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Face Recognition Abstract
Face recognition involves identifying or verifying a person from a digital image or video frame and is still one of the most challenging tasks in computer vision today. The conventional face recognition pipeline consists of face
, , and . This page further explains three exemplary state-of-detection face alignment feature extraction, classification the-art architectures: DeepID3 , FaceNet , and Sparse ConvNet .(6) (9) (11)
1 Introduction 2 Overview 3 Notable networks
3.1 DeepID3 3.2 FaceNet 3.3 Sparse ConvNet
4 Literature 5 Weblinks
The task of face recognition involves identifying or verifying a person from a digital image or video frame. Computer applications capable of performing this task, known as facial recognition systems, have been around for decades. The general idea of face recognition is identifying facial features by extracting and then compare facial landmarks to other images by matching those features.
However, face recognition is still one of the most relevant and challenging research areas in computer vision and pattern recognition due to variations in facial expressions, poses, and illumination. (1)
The conventional face recognition pipeline consists of four stages: , (or face detection face alignment preprocessing), (or face feature extraction representation) and , as illustrated in classification figure 1.
A milestone in the face detection areas was the contribution by Viola & Jones in 2001, which (2)
provided an object detection framework that was operating in real-time and was suited for human faces. The remaining multi-view face detection problem was first tackled by Farfade, Saberian, & Li in 2015 (3)
by using deep instead of cascade-based CNNs approach as Viola & Jones. Current state-of-the-art approaches use region-based to enable a faster CNNs and more reliable detection. (4)
To simplify the extraction part, a proper alignment is crucial. If facial points can be identified correctly, features can be matched in a region around them. Recently, -based architectures showed success in CNN this area. (5)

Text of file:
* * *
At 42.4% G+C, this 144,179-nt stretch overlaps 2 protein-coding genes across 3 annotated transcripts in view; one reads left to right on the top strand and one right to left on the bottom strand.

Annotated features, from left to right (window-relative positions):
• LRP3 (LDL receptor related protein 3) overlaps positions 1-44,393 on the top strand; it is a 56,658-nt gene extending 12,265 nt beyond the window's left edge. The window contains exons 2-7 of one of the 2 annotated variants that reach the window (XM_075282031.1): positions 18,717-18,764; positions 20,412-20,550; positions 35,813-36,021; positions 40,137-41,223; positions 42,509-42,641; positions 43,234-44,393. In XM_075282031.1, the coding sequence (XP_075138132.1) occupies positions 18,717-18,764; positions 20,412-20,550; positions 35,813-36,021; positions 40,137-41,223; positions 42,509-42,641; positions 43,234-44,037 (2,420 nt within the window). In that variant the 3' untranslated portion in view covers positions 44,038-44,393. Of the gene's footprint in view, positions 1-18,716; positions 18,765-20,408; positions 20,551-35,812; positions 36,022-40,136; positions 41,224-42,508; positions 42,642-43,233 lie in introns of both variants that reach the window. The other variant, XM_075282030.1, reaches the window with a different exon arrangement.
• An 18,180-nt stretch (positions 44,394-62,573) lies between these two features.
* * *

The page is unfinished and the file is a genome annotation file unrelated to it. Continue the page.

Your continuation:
The feature extraction part is often considered the most challenging and important of all, since any matching algorithm is limited by the quality of the underlying features.
Figure 1: Stages of the face recognition pipeline. So urce: own illustration from and Link Link
https://wiki.tum.de/display/lfdv/Facial+Landmark+Detection https://wiki.tum.de/display/lfdv/Convolutional+Neural+Networks https://wiki.tum.de/display/lfdv/Convolutional+Neural+Networks https://wiki.tum.de/display/lfdv/Convolutional+Neural+Networks https://1.bp.blogspot.com/-WEmxpqLpN50/Vy7j-80kMII/AAAAAAAABck/8zqeUCPve_Iglqg1od1-AHUXbAPyxxVfgCLcB/s1600/%25E6%2593%25B7%25E5%258F%25962.PNG http://electronicimaging.spiedigitallibrary.org/data/journals/electim/935241/jei_25_6_063002_f001.png
There is a verity of successful architectures. This section focuses on three different models and explains their idiosyncrasies. Evaluations for face recognition approaches are almost always performed on the Labeled Face in
data set, with as the most common metric. In the verification task, the Wild (LFW) (12) face verification accuracy given a pair of face images, the goal is to determine whether they are coming from a single subject or not.
DeepID3 is the third generation of the DeepID architecture, which was one of the first publications to propose learning discriminative deep face representations (DFR) through large-scale face identity classification. The second generation proposed DFR by joint face identification-verification, which finally brought the networks up to human performance.
In this third approach (shown in ), Sun et. al figure 2 (6)
were trying to use insights of the most successful architectures from the ImageNet challenge in 2014: the inception layers of GoogLeNet and stacked (7) convolutions of VGG . They also included joint (8)
identification-verification supervisory signals to multiple layers, to further reduce the intra-personal variance of the representation. The publication shows that very deep neural networks achieve state-of-the-art performance on face recognition tasks and slightly outperform their shallow counterparts. By exposing the architectures to large-scale training data, another increase in effectiveness is expected.